Christine Wyatt, a student in the Department of Dance + Choreography, used VCU’s Undergraduate Research Opportunities Program to attend the Summer Leadership Institute of the Urban Bush Women dance company last summer and continues to investigate how dance can combat racial inequalities in her daily practices.
Christine Wyatt, a senior who majors in dance and choreography in the School of the Arts, employs the art form to improve dialogue about race and class and how the concepts inform American society and art. Wyatt includes Africanist-influenced movements in her work. She brings attention to the fact that Eurocentric approaches often dominate formal dance education in the U.S., even though dances of Africa and enslaved Africans in the Americas also have shaped the art form in this country.
Wyatt calls this investigative process “decolonizing dance.” In her eyes, dance education in the United States could help bring greater inclusivity to art and society. Decolonizing can be an abstract term that entails “undoing racial and class structures” within dance and society, Wyatt said.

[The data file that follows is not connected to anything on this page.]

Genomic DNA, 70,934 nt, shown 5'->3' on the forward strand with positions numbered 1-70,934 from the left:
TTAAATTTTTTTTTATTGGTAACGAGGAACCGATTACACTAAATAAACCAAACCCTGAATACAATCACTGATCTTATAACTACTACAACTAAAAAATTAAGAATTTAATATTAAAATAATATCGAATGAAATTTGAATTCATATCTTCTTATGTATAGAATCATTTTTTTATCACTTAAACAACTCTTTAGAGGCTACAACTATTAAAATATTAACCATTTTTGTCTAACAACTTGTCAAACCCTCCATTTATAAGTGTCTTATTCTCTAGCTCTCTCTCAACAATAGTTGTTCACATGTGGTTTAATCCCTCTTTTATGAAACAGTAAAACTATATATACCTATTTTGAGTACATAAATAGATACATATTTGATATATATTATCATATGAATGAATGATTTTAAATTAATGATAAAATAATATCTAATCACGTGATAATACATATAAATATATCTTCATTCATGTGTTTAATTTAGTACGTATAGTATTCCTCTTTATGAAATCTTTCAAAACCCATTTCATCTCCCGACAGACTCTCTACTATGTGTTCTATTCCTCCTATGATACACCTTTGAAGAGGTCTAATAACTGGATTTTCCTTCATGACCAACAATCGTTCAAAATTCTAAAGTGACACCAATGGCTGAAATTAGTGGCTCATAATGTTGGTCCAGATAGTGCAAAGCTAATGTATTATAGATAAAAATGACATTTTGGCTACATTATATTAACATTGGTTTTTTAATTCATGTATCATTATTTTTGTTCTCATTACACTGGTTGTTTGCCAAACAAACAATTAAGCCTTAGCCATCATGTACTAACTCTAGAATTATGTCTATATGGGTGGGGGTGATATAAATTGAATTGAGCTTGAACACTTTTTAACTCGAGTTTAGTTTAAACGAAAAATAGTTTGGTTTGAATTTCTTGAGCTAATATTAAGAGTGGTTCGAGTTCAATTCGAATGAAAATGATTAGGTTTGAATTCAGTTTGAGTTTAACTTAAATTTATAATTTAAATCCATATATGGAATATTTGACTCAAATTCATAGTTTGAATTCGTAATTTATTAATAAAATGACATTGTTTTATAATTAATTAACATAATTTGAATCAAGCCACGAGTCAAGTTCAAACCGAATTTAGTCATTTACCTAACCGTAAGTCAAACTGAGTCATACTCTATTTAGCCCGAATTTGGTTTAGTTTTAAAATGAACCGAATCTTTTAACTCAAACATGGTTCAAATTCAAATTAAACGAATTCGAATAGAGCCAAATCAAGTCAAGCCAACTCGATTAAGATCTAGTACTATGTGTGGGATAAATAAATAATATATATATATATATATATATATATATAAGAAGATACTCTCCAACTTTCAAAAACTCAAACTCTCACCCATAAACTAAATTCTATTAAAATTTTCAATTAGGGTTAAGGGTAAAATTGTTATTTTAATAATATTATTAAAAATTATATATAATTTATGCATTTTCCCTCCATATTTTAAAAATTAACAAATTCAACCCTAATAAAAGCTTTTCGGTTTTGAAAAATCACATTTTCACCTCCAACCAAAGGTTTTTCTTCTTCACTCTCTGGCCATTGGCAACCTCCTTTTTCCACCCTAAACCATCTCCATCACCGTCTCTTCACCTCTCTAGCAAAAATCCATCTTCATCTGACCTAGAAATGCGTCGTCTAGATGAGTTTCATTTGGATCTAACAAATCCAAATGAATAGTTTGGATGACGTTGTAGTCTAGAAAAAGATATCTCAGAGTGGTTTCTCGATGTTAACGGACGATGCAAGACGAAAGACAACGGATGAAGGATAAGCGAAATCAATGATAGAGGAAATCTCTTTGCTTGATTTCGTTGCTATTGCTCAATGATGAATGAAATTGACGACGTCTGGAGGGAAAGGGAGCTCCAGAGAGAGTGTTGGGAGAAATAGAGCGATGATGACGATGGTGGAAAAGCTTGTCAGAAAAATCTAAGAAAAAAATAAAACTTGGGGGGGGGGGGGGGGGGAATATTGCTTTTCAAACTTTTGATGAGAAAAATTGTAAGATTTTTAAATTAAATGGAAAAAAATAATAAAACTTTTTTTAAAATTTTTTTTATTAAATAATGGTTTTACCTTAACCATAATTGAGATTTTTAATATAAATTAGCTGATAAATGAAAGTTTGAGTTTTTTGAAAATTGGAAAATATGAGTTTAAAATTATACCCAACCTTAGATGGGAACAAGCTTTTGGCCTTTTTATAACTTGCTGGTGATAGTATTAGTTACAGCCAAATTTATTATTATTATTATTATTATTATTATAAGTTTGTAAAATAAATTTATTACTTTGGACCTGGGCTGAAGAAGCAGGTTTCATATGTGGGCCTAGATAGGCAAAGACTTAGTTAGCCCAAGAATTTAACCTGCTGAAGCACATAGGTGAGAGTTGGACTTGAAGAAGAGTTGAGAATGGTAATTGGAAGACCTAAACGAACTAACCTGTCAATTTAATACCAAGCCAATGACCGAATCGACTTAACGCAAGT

“Decolonizing through dance is about undoing colonization in my daily life,” she said. “Colonization represents the concept of power struggles and dynamics that come up in dance. I found that when you’ve recognized there is an injustice, whether it’s in an entire education system or in a dance class, you have to recognize that it is flawed.”
Read the full article in VCU News.
Image: Christine Wyatt featured in VCU’s 2018 Research Weeks.